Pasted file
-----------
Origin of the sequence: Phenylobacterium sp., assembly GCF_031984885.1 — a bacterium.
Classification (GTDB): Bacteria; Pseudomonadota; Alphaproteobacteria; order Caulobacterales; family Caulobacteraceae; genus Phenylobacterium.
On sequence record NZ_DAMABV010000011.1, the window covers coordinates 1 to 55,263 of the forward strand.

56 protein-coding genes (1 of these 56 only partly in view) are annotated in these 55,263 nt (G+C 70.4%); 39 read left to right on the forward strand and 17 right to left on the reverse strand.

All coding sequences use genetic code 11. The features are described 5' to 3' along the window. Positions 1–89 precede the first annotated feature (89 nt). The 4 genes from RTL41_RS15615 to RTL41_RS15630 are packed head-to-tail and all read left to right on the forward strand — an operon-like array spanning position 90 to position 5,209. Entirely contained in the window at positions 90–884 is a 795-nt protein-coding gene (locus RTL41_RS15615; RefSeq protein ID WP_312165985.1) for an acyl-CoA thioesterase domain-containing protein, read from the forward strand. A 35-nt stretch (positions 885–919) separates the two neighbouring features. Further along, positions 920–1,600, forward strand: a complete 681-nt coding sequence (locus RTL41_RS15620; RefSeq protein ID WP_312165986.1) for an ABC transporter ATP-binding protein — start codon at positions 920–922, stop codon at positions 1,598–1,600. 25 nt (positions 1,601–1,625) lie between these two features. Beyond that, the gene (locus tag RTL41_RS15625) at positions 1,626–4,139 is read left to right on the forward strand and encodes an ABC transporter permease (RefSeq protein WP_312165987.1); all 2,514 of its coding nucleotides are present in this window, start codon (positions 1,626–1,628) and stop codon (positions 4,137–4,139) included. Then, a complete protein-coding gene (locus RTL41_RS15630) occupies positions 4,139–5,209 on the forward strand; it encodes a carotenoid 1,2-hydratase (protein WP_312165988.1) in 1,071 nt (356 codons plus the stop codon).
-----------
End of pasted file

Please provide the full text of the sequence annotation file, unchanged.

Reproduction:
Origin of the sequence: Phenylobacterium sp., assembly GCF_031984885.1 — a bacterium.
Classification (GTDB): Bacteria; Pseudomonadota; Alphaproteobacteria; order Caulobacterales; family Caulobacteraceae; genus Phenylobacterium.
On sequence record NZ_DAMABV010000011.1, the window covers coordinates 1 to 55,263 of the forward strand.

56 protein-coding genes (1 of these 56 only partly in view) are annotated in these 55,263 nt (G+C 70.4%); 39 read left to right on the forward strand and 17 right to left on the reverse strand.

All coding sequences use genetic code 11. The features are described 5' to 3' along the window. Positions 1–89 precede the first annotated feature (89 nt). The 4 genes from RTL41_RS15615 to RTL41_RS15630 are packed head-to-tail and all read left to right on the forward strand — an operon-like array spanning position 90 to position 5,209. Entirely contained in the window at positions 90–884 is a 795-nt protein-coding gene (locus RTL41_RS15615; RefSeq protein ID WP_312165985.1) for an acyl-CoA thioesterase domain-containing protein, read from the forward strand. A 35-nt stretch (positions 885–919) separates the two neighbouring features. Further along, positions 920–1,600, forward strand: a complete 681-nt coding sequence (locus RTL41_RS15620; RefSeq protein ID WP_312165986.1) for an ABC transporter ATP-binding protein — start codon at positions 920–922, stop codon at positions 1,598–1,600. 25 nt (positions 1,601–1,625) lie between these two features. Beyond that, the gene (locus tag RTL41_RS15625) at positions 1,626–4,139 is read left to right on the forward strand and encodes an ABC transporter permease (RefSeq protein WP_312165987.1); all 2,514 of its coding nucleotides are present in this window, start codon (positions 1,626–1,628) and stop codon (positions 4,137–4,139) included. Then, a complete protein-coding gene (locus RTL41_RS15630) occupies positions 4,139–5,209 on the forward strand; it encodes a carotenoid 1,2-hydratase (protein WP_312165988.1) in 1,071 nt (356 codons plus the stop codon).